Many of your stories fall into the horror genre. What draws you to writing those?
I don’t know. I’ve always been an odd duck. I guess, when I have a horrible thought, instead of acting on it, suppressing it, or just being horrified, I think “How can I use this in a story?” I suppose it’s like lancing a boil. Most horror writers I know are the nicest people ever. Plus, I do like to get a reaction out of my readers. It thrills me to no end for someone to tell me how something I wrote affected them.
In Caller Unknown, your heroine is a 911 operator who gets a strange call one night and ends up discovering a secret world within our own. What was the most enjoyable part of putting those stories together?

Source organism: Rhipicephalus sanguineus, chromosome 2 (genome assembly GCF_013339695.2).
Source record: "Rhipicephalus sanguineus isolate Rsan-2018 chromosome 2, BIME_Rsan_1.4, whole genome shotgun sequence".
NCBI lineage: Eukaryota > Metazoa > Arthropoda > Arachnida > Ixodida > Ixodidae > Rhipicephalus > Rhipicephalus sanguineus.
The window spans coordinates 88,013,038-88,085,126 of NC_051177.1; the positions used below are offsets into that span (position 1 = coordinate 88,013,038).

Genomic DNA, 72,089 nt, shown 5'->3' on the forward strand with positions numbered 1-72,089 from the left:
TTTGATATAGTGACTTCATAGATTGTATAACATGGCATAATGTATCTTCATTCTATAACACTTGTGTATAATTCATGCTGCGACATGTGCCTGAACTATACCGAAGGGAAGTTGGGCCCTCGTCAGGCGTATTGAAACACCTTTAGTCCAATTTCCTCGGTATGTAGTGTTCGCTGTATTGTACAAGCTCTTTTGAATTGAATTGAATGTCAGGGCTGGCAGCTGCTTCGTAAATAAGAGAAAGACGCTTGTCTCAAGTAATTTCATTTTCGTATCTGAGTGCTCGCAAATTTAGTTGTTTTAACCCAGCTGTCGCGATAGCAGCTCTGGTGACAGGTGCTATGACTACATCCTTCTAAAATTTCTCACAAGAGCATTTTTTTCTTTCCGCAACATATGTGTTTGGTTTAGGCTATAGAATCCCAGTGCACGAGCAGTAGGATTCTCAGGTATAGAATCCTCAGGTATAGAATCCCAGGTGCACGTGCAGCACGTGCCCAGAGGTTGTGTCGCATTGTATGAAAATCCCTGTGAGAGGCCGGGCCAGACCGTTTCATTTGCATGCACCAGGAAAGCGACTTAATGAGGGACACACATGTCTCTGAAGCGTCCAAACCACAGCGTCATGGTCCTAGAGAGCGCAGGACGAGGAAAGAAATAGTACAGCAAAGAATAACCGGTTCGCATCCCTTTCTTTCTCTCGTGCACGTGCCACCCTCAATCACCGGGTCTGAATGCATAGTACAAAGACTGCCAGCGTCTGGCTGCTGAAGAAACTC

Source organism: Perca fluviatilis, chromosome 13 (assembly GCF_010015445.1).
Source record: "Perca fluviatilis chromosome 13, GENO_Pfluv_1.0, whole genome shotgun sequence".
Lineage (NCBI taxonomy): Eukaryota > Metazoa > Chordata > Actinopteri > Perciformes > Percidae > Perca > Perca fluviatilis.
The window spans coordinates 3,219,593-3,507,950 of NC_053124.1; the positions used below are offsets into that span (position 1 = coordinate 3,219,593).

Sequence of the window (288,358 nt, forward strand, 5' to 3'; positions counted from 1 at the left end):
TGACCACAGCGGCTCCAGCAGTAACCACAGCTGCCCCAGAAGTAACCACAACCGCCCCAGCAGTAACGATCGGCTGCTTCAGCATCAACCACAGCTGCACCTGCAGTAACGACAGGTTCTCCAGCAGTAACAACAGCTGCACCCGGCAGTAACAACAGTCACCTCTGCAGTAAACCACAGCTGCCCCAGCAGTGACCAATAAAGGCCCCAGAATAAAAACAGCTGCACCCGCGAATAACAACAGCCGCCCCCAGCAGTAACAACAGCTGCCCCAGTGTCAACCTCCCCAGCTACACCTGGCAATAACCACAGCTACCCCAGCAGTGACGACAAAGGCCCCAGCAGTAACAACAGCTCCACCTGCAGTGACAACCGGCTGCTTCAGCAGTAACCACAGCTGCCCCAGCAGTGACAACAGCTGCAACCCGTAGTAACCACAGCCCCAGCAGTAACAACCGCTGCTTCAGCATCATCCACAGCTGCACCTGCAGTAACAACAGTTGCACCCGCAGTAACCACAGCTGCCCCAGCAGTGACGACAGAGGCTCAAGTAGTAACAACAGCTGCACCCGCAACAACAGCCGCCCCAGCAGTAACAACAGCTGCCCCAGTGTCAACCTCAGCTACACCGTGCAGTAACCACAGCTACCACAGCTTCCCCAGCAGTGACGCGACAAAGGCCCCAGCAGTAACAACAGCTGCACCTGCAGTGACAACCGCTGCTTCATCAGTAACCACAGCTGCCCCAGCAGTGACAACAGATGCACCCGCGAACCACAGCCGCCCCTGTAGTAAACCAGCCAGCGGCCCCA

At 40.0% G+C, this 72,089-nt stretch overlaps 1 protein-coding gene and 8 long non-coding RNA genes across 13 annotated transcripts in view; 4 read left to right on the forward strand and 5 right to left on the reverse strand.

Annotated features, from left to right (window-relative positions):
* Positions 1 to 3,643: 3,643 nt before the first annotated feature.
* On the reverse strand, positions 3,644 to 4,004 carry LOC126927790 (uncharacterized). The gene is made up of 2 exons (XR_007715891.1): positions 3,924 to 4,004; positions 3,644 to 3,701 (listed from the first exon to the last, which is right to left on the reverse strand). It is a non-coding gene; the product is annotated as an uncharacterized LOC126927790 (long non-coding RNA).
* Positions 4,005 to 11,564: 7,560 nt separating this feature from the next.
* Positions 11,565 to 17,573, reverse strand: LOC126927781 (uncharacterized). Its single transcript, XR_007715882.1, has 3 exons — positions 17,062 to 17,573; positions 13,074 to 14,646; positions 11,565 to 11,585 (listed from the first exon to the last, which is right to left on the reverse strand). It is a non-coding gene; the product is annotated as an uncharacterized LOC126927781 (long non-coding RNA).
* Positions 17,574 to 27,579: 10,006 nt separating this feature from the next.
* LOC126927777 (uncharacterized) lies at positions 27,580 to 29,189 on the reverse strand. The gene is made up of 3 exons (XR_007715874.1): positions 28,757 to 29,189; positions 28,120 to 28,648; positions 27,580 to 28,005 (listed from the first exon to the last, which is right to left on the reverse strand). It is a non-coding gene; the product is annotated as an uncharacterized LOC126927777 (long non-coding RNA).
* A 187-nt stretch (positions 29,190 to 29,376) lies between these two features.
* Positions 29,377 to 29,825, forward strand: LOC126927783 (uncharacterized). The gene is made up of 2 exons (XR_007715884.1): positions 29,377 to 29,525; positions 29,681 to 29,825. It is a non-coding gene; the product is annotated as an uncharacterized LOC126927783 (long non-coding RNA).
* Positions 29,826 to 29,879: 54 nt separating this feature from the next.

I think it is when my overall arcing plotline comes together. I always have an outline but sometimes, the story twists and turns in unexpected ways. As pieces fall into place and I know my story is going to finish out the way I wanted it to, I get a thrill. I also love it when I write something unexpected and then realize I’ve been writing towards that unexpected moment for months.
I remember once running to my husband’s office, bawling about how a tertiary character had sacrificed himself to save everyone and that wasn’t supposed to happen. He said, “It doesn’t have to happen that way. You can rewrite it.” But no, I couldn’t. What that tiny, barely spoken about character did was perfect for the storyline and it could go no other way.